lecture by Mark Smith
This lecture asks – and answers – a fundamental question facing scholars of historical acoustemology: can we hear the sounds of the past?
Drawing on examples ranging from urban history to museum curatorial policy, the lecture argues that the ability to reproduce historical sounds is not tantamount to hearing listening or imbuing these sounds with the same cultural, social, or political meaning as when they were first heared. There is an important difference between the production and the consumption of sounds and, for historians, the contextualization is key to understanding the meaning of past sounds.
By surveying recent writing on the history of sound, the lecture stresses the importance of treating sound—as well as noise and silence—in plural fashion, remaining attentive to how different constituencies in the past listened. The lecture is broadly comparative, examining the history of sound, listening, and hearing with a focus on the United States and Western Europe. It outlines how historians might reliably practice “sound history,” explains the intellectual, conceptual, and methodological dividends of contextualizing the history of sound, and ends by suggesting future areas of historical inquiry.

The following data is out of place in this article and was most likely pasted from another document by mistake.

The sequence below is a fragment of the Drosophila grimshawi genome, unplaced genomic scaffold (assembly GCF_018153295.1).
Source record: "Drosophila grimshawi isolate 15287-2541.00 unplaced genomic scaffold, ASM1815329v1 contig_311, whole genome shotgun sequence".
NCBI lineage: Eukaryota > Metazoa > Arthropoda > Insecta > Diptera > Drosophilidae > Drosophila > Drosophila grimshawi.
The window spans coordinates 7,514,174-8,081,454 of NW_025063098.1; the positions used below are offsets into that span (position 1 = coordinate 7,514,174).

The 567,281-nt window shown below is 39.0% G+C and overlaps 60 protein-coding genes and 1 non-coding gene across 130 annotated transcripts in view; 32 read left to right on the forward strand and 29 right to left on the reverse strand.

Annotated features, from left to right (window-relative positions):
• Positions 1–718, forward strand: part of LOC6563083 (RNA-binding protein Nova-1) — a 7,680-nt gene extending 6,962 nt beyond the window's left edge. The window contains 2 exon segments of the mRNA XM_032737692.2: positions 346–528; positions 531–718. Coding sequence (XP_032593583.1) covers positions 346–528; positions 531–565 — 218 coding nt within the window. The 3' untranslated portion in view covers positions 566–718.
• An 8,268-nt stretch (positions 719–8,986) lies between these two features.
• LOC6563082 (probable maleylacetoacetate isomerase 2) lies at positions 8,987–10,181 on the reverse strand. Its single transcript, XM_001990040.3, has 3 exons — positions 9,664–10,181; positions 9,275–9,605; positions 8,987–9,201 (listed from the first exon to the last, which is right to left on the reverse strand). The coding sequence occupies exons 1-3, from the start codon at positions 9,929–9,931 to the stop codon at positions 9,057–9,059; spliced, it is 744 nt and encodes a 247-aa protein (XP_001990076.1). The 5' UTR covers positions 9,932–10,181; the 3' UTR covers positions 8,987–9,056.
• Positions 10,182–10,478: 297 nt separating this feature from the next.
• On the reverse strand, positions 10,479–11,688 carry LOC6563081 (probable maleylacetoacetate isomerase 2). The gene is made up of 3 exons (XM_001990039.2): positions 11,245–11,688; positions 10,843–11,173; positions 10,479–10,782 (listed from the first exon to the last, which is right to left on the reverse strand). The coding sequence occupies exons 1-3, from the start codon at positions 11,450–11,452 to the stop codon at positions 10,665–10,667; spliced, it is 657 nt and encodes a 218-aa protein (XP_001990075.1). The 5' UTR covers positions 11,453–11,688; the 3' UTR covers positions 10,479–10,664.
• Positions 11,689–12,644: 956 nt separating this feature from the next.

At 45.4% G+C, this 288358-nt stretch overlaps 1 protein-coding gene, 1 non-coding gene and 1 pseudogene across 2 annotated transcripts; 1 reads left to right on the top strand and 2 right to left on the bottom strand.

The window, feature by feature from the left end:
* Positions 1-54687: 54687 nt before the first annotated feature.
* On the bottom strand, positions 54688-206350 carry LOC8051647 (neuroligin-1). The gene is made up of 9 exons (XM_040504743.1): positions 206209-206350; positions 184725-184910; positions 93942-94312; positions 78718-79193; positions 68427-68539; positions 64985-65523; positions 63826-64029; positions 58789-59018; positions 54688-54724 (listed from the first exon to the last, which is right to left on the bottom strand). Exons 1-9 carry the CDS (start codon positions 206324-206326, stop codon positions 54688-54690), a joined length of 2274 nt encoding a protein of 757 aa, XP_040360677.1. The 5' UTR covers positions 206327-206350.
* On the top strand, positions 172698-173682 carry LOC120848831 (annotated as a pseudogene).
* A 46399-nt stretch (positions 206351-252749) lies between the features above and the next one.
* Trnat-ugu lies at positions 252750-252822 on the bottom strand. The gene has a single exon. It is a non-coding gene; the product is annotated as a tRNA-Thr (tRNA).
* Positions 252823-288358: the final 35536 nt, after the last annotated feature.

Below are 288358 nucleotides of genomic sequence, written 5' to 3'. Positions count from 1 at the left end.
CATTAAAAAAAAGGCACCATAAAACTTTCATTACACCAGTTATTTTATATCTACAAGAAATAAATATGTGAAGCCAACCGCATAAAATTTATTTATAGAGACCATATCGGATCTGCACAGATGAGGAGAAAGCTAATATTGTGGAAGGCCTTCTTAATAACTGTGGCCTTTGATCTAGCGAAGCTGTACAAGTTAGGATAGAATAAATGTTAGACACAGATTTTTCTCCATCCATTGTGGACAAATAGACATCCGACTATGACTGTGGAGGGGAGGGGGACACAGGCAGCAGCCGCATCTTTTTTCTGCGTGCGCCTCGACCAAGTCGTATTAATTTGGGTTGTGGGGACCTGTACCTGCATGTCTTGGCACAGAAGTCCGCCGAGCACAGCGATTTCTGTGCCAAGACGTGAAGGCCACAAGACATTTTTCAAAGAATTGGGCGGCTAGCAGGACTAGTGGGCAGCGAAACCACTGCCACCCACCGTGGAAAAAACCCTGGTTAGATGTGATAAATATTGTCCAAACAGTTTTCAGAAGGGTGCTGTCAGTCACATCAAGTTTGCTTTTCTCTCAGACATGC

appearance at Tuned City
Social Acoustemologies: Hearing Contexts / 09.07.11